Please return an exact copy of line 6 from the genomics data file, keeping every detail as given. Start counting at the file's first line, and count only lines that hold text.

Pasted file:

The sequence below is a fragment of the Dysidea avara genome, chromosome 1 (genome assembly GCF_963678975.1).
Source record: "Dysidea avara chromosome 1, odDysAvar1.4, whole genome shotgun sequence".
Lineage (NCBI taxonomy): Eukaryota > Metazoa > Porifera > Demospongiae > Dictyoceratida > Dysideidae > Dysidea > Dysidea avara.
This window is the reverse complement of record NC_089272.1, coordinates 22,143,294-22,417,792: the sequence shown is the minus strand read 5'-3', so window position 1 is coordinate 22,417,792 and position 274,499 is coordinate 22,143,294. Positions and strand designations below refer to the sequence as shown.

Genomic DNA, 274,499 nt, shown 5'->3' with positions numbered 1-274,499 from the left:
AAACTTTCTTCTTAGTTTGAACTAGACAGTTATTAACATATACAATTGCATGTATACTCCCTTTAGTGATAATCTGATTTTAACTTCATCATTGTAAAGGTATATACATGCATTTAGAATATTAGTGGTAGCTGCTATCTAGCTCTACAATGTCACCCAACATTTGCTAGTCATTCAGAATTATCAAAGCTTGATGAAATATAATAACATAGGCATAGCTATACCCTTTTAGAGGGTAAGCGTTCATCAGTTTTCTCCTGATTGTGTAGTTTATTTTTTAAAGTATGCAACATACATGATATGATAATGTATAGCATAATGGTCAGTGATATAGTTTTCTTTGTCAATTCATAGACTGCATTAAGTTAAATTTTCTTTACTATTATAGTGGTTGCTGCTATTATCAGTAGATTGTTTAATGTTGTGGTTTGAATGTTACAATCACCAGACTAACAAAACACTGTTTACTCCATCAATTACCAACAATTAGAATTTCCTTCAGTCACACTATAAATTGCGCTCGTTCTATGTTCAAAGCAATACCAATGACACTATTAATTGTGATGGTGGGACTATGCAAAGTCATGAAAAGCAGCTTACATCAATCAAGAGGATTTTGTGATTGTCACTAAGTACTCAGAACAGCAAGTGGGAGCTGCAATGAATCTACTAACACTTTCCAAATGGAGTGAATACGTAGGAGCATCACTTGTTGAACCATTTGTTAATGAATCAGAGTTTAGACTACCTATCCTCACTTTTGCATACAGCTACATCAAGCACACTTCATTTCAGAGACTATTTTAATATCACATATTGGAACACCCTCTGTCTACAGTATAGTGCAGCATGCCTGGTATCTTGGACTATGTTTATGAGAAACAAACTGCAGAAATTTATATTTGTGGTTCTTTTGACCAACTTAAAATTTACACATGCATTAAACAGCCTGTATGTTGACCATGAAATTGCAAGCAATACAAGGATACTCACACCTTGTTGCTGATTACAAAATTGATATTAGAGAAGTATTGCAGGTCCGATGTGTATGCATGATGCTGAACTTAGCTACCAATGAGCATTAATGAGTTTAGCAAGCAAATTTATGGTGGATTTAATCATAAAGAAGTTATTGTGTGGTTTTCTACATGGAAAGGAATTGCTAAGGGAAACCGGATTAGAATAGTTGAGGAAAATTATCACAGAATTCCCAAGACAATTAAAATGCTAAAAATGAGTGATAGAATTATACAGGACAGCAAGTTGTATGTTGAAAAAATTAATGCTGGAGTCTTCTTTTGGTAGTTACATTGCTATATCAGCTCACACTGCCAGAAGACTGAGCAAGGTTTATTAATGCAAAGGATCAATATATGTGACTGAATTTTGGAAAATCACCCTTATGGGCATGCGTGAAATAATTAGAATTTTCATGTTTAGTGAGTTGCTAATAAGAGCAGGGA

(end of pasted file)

AAACTTTCTTCTTAGTTTGAACTAGACAGTTATTAACATATACAATTGCATGTATACTCCCTTTAGTGATAATCTGATTTTAACTTCATCATTGTAAAGGTATATACATGCATTTAGAATATTAGTGGTAGCTGCTATCTAGCTCTACAATGTCACCCAACATTTGCTAGTCATTCAGAATTATCAAAGCTTGATGAAATATAATAACATAGGCATAGCTATACCCTTTTAGAGGGTAAGCGTTCATCAGTTTTCTCCTGATTGTGTAGTTTATTTTTTAAAGTATGCAACATACATGATATGATAATGTATAGCATAATGGTCAGTGATATAGTTTTCTTTGTCAATTCATAGACTGCATTAAGTTAAATTTTCTTTACTATTATAGTGGTTGCTGCTATTATCAGTAGATTGTTTAATGTTGTGGTTTGAATGTTACAATCACCAGACTAACAAAACACTGTTTACTCCATCAATTACCAACAATTAGAATTTCCTTCAGTCACACTATAAATTGCGCTCGTTCTATGTTCAAAGCAATACCAATGACACTATTAATTGTGATGGTGGGACTATGCAAAGTCATGAAAAGCAGCTTACATCAATCAAGAGGATTTTGTGATTGTCACTAAGTACTCAGAACAGCAAGTGGGAGCTGCAATGAATCTACTAACACTTTCCAAATGGAGTGAATACGTAGGAGCATCACTTGTTGAACCATTTGTTAATGAATCAGAGTTTAGACTACCTATCCTCACTTTTGCATACAGCTACATCAAGCACACTTCATTTCAGAGACTATTTTAATATCACATATTGGAACACCCTCTGTCTACAGTATAGTGCAGCATGCCTGGTATCTTGGACTATGTTTATGAGAAACAAACTGCAGAAATTTATATTTGTGGTTCTTTTGACCAACTTAAAATTTACACATGCATTAAACAGCCTGTATGTTGACCATGAAATTGCAAGCAATACAAGGATACTCACACCTTGTTGCTGATTACAAAATTGATATTAGAGAAGTATTGCAGGTCCGATGTGTATGCATGATGCTGAACTTAGCTACCAATGAGCATTAATGAGTTTAGCAAGCAAATTTATGGTGGATTTAATCATAAAGAAGTTATTGTGTGGTTTTCTACATGGAAAGGAATTGCTAAGGGAAACCGGATTAGAATAGTTGAGGAAAATTATCACAGAATTCCCAAGACAATTAAAATGCTAAAAATGAGTGATAGAATTATACAGGACAGCAAGTTGTATGTTGAAAAAATTAATGCTGGAGTCTTCTTTTGGTAGTTACATTGCTATATCAGCTCACACTGCCAGAAGACTGAGCAAGGTTTATTAATGCAAAGGATCAATATATGTGACTGAATTTTGGAAAATCACCCTTATGGGCATGCGTGAAATAATTAGAATTTTCATGTTTAGTGAGTTGCTAATAAGAGCAGGGA